What is the deal?
R. Schulze is offering $24 to $26 per share for the approximately 80% remaining shares he does not yet already own. This offer would approximate 8.8B for 100% ownership of Best Buy.
Of that 8.8B, 1B will be sourced from Richard Schulze. As for the remaining balance, R. Schulze expects to finance it through private equity and debt.
Is R. Schulze's Best Buy offer a good deal?
Currently Best Buy (BBY) is trading at just under $20 per share. If the deal were to close today, it would represent a 20%-30% gain for investors. Sounds like a win for the investors to me.
Hold on a second.
If we take Best Buy's yearly free cash flow average using the last three years ($2.527, $446K, $1.591M), we get approximately $1.5M. At an offer of $8.8B less the 1B he will source himself, R. Schulze will be able to pay back the debt in about five years. This is not a bad deal for him.
Free cash flow was calculated using actual figures from the SEC filed 10-K taking operating cash flow and subtracting capital expenditures.
Free cash flow (FCF) represents the cash that a company is able to generate after laying out the money required to maintain or expand its asset base. Free cash flow is important because it allows a company to pursue opportunities that enhance shareholder value.
How likely is this deal to go through?
R. Schulze wrote the following in his unsolicited, highly conditional indication of interest letter to Best Buy:
As you know, Hatim, I have made repeated requests to the Board for several weeks now to provide me with due diligence information and the consent to form a group required under Minnesota law. In your most recent communication to my advisors, you indicated that the Board would need an additional three weeks before it could consider my requests. I am submitting this letter in the hope that, with a concrete proposal in front of it, the Board will have a compelling basis on which to grant my requests and avoid further delay.
From the above, it is safe to assume that Best Buy's board of directors has been aware of R. Schulze's interest in purchasing the company. Despite this, the Board had not taken action in the time leading up to this SEC filing. This suggests that they either need more time to do their due diligence or are frankly not interested.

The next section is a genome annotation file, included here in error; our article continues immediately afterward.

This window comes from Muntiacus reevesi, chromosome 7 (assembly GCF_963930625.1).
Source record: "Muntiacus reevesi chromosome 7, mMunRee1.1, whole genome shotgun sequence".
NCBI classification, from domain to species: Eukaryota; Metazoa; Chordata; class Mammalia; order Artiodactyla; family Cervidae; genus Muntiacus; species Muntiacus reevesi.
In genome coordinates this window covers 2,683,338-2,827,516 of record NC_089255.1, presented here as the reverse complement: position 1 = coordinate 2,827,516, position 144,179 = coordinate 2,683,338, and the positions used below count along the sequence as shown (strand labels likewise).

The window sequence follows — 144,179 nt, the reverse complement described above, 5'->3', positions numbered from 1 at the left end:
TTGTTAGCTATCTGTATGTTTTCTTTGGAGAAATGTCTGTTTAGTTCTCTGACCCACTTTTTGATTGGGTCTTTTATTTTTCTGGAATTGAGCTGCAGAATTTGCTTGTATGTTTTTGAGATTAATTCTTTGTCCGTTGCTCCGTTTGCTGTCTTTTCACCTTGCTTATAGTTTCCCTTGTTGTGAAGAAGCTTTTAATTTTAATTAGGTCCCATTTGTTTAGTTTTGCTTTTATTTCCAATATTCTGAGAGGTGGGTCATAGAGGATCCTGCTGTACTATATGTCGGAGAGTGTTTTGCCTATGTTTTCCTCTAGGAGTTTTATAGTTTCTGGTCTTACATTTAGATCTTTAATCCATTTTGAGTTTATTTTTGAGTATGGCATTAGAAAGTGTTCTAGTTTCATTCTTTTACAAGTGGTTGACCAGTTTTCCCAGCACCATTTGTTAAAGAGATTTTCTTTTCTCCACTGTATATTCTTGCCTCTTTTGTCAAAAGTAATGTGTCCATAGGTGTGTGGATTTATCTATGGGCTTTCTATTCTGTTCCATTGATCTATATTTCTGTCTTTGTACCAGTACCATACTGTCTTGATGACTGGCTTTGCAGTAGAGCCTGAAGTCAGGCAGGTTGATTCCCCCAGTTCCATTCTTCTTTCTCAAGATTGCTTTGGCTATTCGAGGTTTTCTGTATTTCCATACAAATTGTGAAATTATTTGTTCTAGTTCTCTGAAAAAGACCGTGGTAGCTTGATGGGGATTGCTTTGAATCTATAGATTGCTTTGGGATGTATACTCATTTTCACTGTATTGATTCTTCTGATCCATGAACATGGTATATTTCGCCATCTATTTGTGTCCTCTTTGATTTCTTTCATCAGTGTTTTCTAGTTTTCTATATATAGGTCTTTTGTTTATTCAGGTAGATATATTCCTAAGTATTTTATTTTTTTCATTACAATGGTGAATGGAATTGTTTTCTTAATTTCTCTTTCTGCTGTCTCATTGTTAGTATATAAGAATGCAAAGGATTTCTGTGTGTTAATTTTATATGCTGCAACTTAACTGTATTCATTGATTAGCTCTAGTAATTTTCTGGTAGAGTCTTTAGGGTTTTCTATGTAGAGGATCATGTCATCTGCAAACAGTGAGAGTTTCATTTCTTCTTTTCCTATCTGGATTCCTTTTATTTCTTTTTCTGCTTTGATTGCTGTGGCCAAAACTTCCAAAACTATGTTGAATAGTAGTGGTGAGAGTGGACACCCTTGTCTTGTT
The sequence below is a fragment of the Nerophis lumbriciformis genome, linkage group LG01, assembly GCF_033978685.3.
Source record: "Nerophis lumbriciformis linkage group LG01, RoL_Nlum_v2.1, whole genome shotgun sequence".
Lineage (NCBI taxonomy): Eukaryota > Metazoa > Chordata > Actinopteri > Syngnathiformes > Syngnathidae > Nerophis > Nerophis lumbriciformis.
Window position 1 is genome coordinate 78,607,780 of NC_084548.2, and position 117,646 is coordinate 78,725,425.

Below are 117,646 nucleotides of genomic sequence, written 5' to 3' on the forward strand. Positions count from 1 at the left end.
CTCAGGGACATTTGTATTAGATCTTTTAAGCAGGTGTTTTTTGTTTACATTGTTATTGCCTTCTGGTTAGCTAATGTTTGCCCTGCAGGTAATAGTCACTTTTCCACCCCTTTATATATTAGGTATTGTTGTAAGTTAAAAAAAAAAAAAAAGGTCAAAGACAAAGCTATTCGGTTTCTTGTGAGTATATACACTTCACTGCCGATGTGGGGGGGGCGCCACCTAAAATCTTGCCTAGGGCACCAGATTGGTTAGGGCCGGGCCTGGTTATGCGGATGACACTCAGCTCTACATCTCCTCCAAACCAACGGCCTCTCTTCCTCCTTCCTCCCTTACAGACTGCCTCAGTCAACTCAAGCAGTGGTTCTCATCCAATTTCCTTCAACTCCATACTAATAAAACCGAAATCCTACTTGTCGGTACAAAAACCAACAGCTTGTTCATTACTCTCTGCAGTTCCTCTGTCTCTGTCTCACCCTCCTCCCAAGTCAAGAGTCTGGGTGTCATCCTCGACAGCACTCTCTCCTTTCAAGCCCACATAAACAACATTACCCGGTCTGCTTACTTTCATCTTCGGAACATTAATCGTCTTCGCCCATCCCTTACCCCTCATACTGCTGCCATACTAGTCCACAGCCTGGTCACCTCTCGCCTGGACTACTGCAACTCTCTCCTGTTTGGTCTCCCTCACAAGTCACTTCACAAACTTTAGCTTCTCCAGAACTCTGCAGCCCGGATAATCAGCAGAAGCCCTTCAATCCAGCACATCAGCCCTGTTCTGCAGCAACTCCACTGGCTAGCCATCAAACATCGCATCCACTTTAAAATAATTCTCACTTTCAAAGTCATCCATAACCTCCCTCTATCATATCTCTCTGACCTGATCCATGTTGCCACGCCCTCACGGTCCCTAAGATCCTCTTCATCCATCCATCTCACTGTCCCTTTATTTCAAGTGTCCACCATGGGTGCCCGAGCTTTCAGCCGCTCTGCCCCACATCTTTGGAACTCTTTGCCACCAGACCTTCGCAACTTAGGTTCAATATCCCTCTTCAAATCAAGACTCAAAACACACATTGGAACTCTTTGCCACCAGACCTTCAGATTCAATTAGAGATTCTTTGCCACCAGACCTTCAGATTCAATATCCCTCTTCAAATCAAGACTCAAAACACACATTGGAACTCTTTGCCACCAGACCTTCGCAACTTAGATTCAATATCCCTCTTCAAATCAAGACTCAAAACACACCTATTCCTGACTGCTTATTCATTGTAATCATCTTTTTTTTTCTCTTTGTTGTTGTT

The market has taken a toil lately and along with that BBY stock has taken a tumble. Could Schulze be trying to time the purchase? Is he afraid that the stock may rise within three weeks? If he truly believed that he would be able to take Best Buy back to its glory days, why didn't he do so in the past year or so before he resigned? He believe removing Best Buy from the public spotlight would help its progress. But, is that really a major factor to consider in reviving BBY? Would the Board truly consider selling the company given its efforts to find an interim CEO and Chairman of the Board? These are all rhetorical questions and questions we should be asking.
While we may not know the answers to these questions, one thing is for sure. Even though news has broken out of Schulze's interest, the stock remains below his offer price. This suggests that the market itself does not believe that this deal will go through. Unless we are inside the deliberation chambers, at this point, any speculation is just speculation.
Article is written for informational purposes. It isn't intended as investment advice.
I have no position in BBY.
Labels: Featured Stocks, Finances